Just drain the waterbed

I knew I had an issue when I looked out the back door of my new office to see my trailer house rolling down the highway.

Story_squareI had been commuting 30 miles a day to the new job, waiting for a moving company to take my little trailer house to a new location closer to my work.

The nice thing about moving a trailer house is that you really don’t have to pack much. In fact, I hadn’t even bothered to drain my water bed yet.

I had instructed the moving company to give me some advance notice before they hauled the house to the new place.

They’d promised they would.

And they didn’t.

I jumped in my car and raced after the trailer house, which was being backed into its new site by the time I got there.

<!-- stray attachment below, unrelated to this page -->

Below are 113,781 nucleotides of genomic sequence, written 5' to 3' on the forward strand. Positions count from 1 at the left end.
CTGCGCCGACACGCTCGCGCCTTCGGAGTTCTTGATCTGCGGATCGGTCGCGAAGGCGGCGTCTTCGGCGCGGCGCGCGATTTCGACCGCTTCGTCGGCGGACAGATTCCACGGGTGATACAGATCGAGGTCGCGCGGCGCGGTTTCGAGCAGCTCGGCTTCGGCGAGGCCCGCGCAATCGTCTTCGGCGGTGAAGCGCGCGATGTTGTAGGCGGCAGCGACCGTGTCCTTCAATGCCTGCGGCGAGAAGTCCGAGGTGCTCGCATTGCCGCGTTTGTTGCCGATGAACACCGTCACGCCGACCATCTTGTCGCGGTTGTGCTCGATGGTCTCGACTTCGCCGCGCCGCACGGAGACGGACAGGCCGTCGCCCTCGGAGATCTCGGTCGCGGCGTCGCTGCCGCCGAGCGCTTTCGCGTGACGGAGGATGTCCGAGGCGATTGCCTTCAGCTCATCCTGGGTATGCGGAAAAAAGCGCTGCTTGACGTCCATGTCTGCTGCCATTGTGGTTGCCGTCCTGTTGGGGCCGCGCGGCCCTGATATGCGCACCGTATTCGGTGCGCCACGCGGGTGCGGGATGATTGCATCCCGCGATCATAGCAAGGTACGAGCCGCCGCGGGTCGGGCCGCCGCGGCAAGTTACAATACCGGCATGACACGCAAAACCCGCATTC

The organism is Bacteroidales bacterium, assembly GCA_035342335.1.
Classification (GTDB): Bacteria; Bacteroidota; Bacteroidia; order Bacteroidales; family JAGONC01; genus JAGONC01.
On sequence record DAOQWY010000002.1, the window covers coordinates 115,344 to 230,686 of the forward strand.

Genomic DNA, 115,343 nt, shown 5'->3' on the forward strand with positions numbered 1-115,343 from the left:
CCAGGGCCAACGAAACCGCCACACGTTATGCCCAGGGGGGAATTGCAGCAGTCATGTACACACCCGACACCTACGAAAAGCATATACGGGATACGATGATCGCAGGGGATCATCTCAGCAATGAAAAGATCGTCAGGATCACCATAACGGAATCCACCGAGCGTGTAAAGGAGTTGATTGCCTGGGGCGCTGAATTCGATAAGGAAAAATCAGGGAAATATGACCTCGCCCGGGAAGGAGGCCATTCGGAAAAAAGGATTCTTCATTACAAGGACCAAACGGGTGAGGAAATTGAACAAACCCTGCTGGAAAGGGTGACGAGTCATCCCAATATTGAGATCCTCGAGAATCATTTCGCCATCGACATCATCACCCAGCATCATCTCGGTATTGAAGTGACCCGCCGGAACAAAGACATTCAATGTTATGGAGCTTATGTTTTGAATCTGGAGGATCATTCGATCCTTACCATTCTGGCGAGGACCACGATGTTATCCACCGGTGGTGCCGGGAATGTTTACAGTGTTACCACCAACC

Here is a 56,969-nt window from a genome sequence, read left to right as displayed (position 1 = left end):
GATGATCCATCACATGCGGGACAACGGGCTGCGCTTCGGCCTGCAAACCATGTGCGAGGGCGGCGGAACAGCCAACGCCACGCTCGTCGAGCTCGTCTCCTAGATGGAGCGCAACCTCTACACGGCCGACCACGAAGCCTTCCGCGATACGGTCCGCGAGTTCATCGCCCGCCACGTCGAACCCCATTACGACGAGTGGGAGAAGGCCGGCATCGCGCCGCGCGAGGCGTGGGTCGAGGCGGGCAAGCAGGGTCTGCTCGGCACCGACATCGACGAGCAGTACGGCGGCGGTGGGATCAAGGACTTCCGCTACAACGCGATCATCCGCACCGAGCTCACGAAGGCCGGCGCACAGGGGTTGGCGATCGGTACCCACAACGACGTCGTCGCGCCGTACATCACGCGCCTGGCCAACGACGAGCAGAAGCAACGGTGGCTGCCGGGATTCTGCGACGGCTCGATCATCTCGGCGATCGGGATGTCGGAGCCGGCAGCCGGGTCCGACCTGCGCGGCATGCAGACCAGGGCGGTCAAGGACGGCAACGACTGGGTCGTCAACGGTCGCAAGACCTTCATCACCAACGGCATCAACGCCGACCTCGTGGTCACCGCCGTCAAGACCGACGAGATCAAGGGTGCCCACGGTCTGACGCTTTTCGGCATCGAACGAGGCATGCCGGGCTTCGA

The crew hooked up all the lines and the foreman wandered over.

“I thought you were going to call me,” I said.

He shrugged. “I guess nobody did.”

“Yeah, well, there’s a full waterbed in the back of that trailer that I intended to drain.”

He studied the house for a long moment, searching for cracks in the back wall. Then he shrugged again. “Well, that explains why it was so goosey in the back end while we were on the highway.”

Good news: the bed didn’t come out the back wall of the trailer. Bad news: it did come off the pedestal, resting against the back wall.

There is a moral to this story.  When you’re 20-something and think you don’t have to drain your waterbed till the last minute, sleep on the couch a few nights instead.

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